Good resources for people getting into security, and a nice overview of the fundamentals: threat modeling, minimizing attack surface, authorization, sandboxing, etc.
Best practices for monitoring GCP audit logs
Guide by Datadog’s Justin Massey and Mallory Mooney on the structure of GCP audit logs, best practices for using audit logs to monitor GCP security, and how to export audit logs from GCP. They recommend monitoring for the following events: failed API calls (
status), service accounts and/or service account keys being created, bucket
enumeration, buckets exposed to the world, logging sink modified, pub/sub
subscriber modified, and pub/sub topic deleted.
Privilege Escalation in Google Cloud Platform’s OS Login
Detailed write-up by Chris Moberly: “How GCP’s OS Login works and then outline three methods of privilege escalation. The first two (via LXD and via Docker) are straight-forward and use previously-known methods to abuse the OS Login implementation. The third (hijacking the metadata server) is brand new.”
Actionable Threat Hunting in AWS
Notes from Chris Farris’s SEC339 talk at re:Invent 2019, which contains all the queries used in the talk, and focuses on the Preparation & Identification aspects of the SANS Incident Response framework. Tools used: Centralized CloudTrail and GuardDuty, Antiope (AWS Inventory and Compliance Framework), and Splunk.
- Converted Decimal IP: http://2852039166/latest/meta-data/
- IPV6 Compressed: http://[::ffff:a9fe:a9fe]/latest/meta-data/
- IPV6 Expanded: http://[0:0:0:0:0:ffff:a9fe:a9fe]/latest/meta-data/
“Starboard integrates security tools into a Kubernetes environment, so that users can find and view the risks that relate to different resources in a Kubernetes-native way. Starboard provides custom security resources definitions and a Go module to work with a range of existing security tools, as well as a kubectl-compatible command-line tool and an Octant plug-in that make security reports available through familiar Kubernetes tools.”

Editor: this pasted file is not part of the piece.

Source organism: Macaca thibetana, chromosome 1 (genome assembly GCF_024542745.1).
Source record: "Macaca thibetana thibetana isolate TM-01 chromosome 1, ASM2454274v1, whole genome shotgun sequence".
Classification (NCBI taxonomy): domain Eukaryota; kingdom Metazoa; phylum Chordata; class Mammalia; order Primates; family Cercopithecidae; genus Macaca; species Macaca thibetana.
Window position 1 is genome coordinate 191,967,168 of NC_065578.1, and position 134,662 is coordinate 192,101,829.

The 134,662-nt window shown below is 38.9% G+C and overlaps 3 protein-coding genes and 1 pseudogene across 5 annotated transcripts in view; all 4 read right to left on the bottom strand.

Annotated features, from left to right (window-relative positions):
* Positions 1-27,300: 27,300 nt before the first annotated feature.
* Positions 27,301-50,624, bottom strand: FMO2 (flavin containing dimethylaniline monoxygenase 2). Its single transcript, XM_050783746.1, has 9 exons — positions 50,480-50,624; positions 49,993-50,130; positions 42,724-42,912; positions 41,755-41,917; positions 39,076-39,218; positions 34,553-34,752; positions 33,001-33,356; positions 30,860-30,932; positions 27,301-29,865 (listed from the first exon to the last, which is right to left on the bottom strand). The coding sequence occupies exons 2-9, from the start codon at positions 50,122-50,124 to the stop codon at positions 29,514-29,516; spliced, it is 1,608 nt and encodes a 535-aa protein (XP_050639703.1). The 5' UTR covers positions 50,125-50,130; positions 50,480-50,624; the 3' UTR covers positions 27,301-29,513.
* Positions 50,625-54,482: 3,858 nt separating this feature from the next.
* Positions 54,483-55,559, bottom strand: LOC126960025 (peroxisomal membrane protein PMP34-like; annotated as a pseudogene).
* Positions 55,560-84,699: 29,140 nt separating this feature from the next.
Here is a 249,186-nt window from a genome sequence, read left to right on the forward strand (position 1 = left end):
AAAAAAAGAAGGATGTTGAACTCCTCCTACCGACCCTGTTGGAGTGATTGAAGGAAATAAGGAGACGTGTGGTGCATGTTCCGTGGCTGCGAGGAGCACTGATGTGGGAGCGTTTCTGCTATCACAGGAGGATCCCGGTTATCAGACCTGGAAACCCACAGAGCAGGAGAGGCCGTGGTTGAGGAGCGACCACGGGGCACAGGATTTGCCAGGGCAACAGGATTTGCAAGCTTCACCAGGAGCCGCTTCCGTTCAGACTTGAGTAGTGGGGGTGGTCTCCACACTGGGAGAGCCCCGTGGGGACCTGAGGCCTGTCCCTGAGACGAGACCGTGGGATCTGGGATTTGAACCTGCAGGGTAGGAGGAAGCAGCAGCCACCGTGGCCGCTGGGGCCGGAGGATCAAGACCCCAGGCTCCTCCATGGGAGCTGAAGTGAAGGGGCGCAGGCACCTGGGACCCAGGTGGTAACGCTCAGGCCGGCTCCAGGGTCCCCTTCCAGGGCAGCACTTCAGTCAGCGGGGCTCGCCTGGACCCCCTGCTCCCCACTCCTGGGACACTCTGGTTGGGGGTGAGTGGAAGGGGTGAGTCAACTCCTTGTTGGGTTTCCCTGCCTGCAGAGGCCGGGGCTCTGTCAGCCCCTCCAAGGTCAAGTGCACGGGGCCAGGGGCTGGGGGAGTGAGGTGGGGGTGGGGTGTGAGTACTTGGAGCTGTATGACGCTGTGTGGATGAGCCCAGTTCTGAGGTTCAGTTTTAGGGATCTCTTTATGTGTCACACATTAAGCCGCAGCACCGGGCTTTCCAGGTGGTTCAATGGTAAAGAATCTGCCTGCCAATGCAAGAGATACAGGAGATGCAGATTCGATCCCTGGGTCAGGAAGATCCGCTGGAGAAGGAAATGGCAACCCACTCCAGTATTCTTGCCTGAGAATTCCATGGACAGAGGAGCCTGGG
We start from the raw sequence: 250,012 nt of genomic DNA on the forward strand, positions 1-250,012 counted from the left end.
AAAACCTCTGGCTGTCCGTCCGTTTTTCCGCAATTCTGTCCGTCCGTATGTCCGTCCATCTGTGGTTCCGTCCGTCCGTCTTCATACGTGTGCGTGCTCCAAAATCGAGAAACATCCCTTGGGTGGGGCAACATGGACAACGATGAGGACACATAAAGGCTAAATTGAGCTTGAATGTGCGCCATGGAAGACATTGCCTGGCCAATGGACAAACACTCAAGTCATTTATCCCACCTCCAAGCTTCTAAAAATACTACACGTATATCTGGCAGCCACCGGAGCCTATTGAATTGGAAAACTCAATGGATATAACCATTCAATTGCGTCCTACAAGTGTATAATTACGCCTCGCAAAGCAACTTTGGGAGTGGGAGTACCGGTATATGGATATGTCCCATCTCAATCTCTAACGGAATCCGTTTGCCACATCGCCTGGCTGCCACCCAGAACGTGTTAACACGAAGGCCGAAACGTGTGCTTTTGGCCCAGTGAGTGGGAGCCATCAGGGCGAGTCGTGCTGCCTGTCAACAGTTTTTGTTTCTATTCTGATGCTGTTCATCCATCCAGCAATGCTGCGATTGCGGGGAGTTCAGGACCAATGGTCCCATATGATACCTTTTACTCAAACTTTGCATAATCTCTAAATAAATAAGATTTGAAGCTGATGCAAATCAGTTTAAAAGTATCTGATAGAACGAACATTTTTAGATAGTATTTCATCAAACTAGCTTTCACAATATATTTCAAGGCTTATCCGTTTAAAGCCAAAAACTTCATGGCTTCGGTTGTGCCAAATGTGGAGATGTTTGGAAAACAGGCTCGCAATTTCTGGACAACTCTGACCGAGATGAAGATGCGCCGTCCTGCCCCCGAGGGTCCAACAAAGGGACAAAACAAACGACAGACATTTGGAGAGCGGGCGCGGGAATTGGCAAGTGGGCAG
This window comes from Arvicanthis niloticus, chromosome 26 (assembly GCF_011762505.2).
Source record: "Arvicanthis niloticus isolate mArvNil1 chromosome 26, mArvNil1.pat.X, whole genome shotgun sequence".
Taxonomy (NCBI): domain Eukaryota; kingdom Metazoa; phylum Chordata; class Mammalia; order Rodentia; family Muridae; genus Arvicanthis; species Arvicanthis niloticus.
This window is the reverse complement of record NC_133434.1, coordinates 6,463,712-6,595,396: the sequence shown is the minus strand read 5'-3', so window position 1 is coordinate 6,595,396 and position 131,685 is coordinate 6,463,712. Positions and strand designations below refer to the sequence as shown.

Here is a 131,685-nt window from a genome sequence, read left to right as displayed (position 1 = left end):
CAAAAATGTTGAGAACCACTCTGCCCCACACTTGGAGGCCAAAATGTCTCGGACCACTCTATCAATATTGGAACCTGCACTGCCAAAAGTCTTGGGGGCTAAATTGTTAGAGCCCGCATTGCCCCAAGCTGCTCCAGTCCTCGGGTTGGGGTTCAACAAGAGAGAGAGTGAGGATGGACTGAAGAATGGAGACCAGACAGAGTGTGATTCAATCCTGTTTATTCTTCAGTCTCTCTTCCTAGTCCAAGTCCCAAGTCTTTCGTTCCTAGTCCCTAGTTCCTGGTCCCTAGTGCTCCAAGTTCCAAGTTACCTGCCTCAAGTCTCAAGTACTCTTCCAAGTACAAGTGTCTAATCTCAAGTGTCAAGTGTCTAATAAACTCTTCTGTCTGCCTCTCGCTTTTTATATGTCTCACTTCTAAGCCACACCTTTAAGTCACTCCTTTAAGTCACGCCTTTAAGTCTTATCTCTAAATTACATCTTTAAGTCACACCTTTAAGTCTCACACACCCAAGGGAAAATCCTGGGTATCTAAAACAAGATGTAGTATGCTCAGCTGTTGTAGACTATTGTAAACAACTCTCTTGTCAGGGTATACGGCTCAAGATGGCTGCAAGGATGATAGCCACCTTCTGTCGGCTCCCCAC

By Google Project Zero: “A lightweight dynamic instrumentation library that can be used to instrument only selected module(s) in the process, while leaving the rest of the process to run natively.” Built on top of a custom debugger, is not intended to run on malware (assumes target is well-behaved).
Automating the provisioning of Active Directory labs in Azure
Christophe Tafani-Dereeper released Adaz, a project “allowing you to easily spin up Active Directory labs for hunting, testing threat detection methods, and more generally having fun with AD and Windows.” Run with
terraform apply, comes with Sysmon, WEF, Windows 10 workstations, pre-configured audit policies and a
ready-to-query Kibana+ES instance.
Backstabber’s Knife Collection: A Review of Open Source Software Supply Chain Attacks
“This paper presents a dataset of 174 malicious software packages that were used in real-world attacks on open source software supply chains, and which were distributed via the popular package repositories npm, PyPI, and RubyGems. Those packages, dating from November 2015 to November 2019, were manually collected and analyzed. The paper also presents two general attack trees to provide a structured overview about techniques to inject malicious code into the dependency tree of downstream users, and to execute such code at different times and under different conditions.”
Politics / Privacy
The DEA Has Been Given Permission To Investigate People Protesting George Floyd’s Death
“The Justice Department gave the agency the temporary power ‘to enforce any federal crime committed as a result of the protests over the death of George Floyd.’ Three DEA sources told BuzzFeed News they are troubled by the memo and see it as an example of the Justice Department potentially abusing its power in an attempt to smear the protests and crack down on protected First Amendment activity.”
Blur tools for Signal